Here’s my latest quilt block. It incorporates an interesting number pattern. The two innermost squares are 1-inch squares, the next is a 2-inch square, the next a 3-inch square, the next a 5-inch square, the next an 8-inch square, the last a 13-inch square. 1,1,2,3,5,8,13. Can you see the relationship between the numbers? (Hint: If I were to continue the pattern, the next square would be a 21-inch square.) This pattern was first identified in the 13th Century by a famous mathematician named Fibonacci.
(For all of you who are quilters, I cut the squares out with an extra 1/2 inch for the seam allowance so the finished squares would conform to the Fibonacci sequence.)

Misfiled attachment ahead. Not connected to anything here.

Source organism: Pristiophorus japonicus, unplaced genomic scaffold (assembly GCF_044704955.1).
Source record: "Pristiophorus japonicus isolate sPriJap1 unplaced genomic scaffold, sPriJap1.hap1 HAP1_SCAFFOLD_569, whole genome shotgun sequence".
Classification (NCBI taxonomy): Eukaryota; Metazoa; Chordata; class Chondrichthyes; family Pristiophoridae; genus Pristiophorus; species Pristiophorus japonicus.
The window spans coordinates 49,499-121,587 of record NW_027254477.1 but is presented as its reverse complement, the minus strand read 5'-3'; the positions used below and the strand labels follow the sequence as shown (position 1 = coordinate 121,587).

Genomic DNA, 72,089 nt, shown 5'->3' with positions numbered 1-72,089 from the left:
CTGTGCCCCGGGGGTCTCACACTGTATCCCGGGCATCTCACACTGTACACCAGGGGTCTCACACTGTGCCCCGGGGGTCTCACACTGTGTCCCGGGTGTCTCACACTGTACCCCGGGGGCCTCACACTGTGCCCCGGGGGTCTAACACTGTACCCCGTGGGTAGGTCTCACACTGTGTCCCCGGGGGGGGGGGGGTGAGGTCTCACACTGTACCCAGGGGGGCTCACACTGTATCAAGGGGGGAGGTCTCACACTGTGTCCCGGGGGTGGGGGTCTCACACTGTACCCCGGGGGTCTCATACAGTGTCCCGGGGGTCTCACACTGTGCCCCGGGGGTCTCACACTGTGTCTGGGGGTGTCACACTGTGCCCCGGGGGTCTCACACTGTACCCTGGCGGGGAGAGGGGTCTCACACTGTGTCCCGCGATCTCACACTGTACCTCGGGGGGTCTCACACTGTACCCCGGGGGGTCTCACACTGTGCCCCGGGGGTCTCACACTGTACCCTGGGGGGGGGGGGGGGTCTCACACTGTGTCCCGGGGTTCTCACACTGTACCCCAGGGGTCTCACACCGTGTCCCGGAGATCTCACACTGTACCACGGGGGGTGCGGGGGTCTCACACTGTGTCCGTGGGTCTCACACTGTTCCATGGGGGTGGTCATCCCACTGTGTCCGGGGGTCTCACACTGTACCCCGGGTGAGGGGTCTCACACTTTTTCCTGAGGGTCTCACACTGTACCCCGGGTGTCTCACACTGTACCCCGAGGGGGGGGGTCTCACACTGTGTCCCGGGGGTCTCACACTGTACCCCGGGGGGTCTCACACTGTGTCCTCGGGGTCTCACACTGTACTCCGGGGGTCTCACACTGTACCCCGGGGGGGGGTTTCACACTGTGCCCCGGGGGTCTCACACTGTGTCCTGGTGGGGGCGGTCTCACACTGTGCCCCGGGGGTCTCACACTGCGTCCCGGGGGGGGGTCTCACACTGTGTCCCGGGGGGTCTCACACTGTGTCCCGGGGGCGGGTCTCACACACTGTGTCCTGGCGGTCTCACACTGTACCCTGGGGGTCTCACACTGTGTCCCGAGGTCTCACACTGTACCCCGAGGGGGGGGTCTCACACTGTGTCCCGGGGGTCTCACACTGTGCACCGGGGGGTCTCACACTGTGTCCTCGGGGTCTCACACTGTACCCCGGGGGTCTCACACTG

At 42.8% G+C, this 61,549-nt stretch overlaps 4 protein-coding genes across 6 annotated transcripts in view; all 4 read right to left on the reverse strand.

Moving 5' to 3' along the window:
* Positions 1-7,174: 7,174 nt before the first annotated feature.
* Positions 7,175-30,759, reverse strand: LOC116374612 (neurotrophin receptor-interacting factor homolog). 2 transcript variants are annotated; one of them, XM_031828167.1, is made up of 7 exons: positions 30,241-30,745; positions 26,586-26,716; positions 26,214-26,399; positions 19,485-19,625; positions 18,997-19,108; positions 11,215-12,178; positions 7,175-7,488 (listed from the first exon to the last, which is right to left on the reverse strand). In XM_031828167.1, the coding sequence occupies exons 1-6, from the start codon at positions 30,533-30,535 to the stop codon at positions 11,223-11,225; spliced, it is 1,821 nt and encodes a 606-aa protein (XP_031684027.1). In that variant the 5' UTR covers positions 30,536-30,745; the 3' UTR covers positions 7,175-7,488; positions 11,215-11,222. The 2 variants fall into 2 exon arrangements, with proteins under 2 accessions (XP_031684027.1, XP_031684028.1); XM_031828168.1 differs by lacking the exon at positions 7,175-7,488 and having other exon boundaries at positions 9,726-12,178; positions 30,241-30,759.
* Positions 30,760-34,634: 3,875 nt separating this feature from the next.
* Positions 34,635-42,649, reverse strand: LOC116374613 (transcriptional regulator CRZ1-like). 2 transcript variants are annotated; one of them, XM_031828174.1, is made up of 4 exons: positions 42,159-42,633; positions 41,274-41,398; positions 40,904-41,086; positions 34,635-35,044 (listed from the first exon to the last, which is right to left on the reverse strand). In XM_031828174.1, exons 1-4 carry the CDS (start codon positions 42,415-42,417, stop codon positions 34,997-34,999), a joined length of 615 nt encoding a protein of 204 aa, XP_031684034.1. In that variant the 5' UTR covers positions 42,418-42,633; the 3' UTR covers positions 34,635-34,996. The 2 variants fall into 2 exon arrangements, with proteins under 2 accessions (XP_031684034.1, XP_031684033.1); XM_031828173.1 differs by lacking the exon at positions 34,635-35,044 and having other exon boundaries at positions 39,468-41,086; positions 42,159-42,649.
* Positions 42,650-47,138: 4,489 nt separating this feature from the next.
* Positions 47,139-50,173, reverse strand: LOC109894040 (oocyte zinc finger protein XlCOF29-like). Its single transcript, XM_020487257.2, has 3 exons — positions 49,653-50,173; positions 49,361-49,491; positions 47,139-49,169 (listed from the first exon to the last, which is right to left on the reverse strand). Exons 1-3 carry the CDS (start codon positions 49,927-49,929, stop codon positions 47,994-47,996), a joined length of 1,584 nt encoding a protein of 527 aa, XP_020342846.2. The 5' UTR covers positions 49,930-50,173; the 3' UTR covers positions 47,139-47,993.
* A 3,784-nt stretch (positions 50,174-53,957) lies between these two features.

The spiral is made from a shiny ribbon-like thread. I sewed it to the top of the block using a couching foot. It can be seen in nature in the Nautilus snail shell (like the one to the right). At first I tried a cord (in hunter green), but it pulled the fabric too tight into the spiral and the block wouldn’t lay flat. I ripped it out with the seam ripper. I don’t particularly like to rip out sewing — especially tight stitches.
I was listening to a podcast of a writer talking about her work as I sewed (and ripped). I thought about the ripping as a kind of revising. I tend to like revising better than creating an original text. This doesn’t hold for the sewing. I was tempted to just begin another Fibonacci block and toss the one I had ruined with the cording. But I did like the colors of the squares inside the block so I took a deep breath and ripped.